on the for 19 days, at the rate allowed by the· commis. sioner, whioh agrees with my own computations. The other items areall.owed as reported, with interest.
t1. CITY OF CHICAGO
(D£strlct OouTt, N. D. nUnoi& Maroh 17,1890.)
1 TQ1FAQB-LuBILITY OJ' TuG rOB NBGLIGBNOB. . Libelants' vessel, with a beavy cargo, was heinl': towed by delendant towing company's tug-boat tbrough a draw-bridKe aoross a navigable river. The draw was .sO obstruoted by vesseltbat ln, order .to pass it was necessary to take towtbrougli at a ,The pier of the bridge wano constructed that the abutment, instead of slopiilg'gradually from the bottom up, rose in a series of Itone 'steps, thecotners of ,w!licbwerecODcealed by thl! water. Piles coming above the surface of the water had been driven' around this abutment to prevent passing veBBels from strilting, but bad jus," been removed by defendant contractors for the . purpose of building another !:lrldge,across the river, under a contract with defendant city. The tug took the veBBel in tow at such speed that it lost control 01 bel'. 'and she was injured by striking the abutment. Beld, that the tug company was liable for. sue!;l injuties, since. they were ca.used by tbe. negligence of tq.e men in . charge of itl! tug. .'. . S; 'NAnGAllLB WATERS-BRIDGB CONTRAOTORS-NBGLIGENOB. The bridge contractors, baving 'taken up tbe piles wh.ioh would bave proteoted .the were als\) liable,wbetherthey knew the mode in wbich tbe abutment was coustruotedor not, since bythetr contract witbthe city they agreed to be responsible for any damages the city mil1:ht have to pay in consequence (0: their neglect to protect the publio against acofilents, and tbus placed themselves in the same position as was occupied by tbe oity, whioh was ohargeable with notice of the construotionof the abutment. '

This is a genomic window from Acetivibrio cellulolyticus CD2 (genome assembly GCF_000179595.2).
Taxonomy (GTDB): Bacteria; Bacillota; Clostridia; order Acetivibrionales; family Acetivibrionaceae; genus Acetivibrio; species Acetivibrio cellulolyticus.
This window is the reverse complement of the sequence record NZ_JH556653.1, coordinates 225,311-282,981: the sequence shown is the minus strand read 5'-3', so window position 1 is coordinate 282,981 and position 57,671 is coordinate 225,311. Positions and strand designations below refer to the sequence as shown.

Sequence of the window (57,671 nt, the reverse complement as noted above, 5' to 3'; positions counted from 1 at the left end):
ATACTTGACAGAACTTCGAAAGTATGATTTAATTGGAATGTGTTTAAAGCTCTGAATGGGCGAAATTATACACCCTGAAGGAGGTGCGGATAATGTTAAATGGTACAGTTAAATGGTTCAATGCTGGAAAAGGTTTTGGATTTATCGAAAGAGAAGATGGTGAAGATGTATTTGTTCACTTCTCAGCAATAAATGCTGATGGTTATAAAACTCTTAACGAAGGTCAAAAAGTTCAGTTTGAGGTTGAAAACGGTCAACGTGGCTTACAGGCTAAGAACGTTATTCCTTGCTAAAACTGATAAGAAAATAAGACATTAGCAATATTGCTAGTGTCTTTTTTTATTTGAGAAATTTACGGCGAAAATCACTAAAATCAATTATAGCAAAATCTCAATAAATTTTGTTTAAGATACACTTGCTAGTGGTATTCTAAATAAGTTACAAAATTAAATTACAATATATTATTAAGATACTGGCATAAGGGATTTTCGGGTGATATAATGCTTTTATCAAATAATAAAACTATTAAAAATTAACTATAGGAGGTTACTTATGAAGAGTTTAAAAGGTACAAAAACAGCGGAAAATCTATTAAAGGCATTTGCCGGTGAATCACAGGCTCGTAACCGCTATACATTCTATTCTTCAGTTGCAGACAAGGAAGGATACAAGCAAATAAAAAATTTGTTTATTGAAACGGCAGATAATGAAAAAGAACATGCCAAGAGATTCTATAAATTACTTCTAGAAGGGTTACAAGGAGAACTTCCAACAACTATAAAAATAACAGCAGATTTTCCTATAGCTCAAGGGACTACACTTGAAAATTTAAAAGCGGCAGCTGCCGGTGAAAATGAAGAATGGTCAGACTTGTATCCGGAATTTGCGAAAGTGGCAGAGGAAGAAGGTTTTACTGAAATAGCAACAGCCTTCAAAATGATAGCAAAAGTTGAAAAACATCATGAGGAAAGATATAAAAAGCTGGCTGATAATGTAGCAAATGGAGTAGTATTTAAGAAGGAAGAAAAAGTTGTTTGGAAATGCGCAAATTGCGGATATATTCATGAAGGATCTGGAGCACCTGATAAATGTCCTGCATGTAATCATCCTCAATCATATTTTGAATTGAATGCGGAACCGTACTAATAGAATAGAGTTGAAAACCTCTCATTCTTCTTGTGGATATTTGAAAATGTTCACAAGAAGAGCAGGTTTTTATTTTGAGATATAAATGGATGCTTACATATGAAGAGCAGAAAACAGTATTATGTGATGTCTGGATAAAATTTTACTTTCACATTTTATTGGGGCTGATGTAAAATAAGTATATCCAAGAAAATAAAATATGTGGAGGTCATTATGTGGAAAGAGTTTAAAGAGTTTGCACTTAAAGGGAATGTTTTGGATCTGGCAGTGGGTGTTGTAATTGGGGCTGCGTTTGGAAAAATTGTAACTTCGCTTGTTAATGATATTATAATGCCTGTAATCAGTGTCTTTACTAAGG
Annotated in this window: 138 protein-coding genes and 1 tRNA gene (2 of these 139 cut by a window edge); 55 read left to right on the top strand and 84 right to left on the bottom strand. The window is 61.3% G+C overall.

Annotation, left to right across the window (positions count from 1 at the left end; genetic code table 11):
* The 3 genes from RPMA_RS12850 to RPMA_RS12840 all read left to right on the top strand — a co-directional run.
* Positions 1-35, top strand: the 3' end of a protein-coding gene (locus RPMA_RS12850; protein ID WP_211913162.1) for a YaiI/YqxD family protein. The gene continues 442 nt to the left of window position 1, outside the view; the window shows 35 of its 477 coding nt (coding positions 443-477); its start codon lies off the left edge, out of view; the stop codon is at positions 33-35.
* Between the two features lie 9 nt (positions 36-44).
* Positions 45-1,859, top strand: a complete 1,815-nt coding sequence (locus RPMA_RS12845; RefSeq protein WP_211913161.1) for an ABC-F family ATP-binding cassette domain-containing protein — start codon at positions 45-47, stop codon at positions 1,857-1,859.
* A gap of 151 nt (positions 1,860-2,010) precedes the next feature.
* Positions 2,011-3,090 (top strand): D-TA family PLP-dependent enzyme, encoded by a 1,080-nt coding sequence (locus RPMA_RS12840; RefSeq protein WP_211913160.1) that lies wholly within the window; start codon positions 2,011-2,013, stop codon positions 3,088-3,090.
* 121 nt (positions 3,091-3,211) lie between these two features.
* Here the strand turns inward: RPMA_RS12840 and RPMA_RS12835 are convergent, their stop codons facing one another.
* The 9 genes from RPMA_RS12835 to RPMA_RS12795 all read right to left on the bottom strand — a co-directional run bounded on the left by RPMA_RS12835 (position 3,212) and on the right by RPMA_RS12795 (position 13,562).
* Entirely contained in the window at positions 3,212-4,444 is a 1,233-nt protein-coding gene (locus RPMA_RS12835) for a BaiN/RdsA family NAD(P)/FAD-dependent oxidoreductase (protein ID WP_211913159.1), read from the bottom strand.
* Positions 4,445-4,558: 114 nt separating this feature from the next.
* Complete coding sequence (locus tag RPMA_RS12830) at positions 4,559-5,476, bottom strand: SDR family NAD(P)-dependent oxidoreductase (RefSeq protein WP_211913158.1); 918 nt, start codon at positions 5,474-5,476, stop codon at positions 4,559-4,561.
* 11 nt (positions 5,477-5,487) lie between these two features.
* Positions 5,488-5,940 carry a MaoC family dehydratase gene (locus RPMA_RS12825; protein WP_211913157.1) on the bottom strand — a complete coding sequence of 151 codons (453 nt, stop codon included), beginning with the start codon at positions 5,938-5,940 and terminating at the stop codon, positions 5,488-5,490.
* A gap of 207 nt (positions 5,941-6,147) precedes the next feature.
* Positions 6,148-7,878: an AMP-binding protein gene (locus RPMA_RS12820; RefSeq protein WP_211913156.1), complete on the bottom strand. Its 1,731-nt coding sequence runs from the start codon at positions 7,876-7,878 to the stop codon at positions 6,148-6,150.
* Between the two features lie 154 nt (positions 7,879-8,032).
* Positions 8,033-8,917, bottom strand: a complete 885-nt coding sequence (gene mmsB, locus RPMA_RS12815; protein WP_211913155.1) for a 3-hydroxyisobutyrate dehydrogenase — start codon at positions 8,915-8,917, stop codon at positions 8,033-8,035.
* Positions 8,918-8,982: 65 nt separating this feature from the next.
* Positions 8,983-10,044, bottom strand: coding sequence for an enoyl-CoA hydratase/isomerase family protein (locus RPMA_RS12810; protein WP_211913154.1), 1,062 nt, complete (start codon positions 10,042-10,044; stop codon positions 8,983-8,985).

In Admiralty. Libel for damages. H. D. Goulder and George W. MC11'gan, for libel!lnt. Bell/Ulyler kKremer, for Vessel Owners'.Towing.Company. BaU k, Oakley, for Fitzsimmons & Connell Company.
J. This suit is brought by the owners of the steam-ship Wallula, and the underwriters Upon her cargo,to recover for damages su\,tained by said steam-ship and her cargo from a collision with the south abutment of the Wells Street bridge, in the Chicago river, on the 9th of April, 1888. The original libel made the city of Chicago, the North Chicago Street RailroadAJompany, the Fitzsimmons & Connell Company, and the Vessel Owners' Towing Company, respondents, charging them all with having contributed to the darnage sustained by the libelant: but the suit has sin.ce been dismissed as against the North Chicago· Street Railroad Company. and was brought ,to hearing only upon pleadings and proofs as against the remaining respondents. The proof shows that the steam-ship Wallula, with about 66.000 bushels of oats on board; left the. St. Paul elevator,; near the junction of the two branches of the Chicago, rjv:er, soon after dinner-time on the afternoon of the 9th of April; to. proceed down the river to the Illinois Central Railroad slips, where she was to take on the balance of hercargo at